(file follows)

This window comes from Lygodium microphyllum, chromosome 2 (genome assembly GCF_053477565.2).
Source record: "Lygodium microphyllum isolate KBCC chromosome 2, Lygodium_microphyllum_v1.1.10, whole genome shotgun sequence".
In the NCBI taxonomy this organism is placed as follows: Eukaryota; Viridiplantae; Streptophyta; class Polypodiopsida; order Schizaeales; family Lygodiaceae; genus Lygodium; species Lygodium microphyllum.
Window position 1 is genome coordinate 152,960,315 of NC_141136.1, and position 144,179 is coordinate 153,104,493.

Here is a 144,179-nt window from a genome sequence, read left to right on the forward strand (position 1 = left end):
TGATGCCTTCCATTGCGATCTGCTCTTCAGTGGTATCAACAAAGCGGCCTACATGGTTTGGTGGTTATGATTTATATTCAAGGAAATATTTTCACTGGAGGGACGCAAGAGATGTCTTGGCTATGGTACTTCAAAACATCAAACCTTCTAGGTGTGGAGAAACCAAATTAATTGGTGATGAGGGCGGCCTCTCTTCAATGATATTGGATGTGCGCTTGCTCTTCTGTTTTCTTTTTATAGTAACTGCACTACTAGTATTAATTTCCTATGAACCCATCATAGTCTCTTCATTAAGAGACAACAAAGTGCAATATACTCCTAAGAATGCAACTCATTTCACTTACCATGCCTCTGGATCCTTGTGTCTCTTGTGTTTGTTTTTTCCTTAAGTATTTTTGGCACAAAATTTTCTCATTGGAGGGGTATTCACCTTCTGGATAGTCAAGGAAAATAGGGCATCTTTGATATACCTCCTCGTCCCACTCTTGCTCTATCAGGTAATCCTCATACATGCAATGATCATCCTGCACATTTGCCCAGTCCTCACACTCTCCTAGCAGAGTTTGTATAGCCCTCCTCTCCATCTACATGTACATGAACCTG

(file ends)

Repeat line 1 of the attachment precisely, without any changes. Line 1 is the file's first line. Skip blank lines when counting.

This window comes from Lygodium microphyllum, chromosome 2 (genome assembly GCF_053477565.2).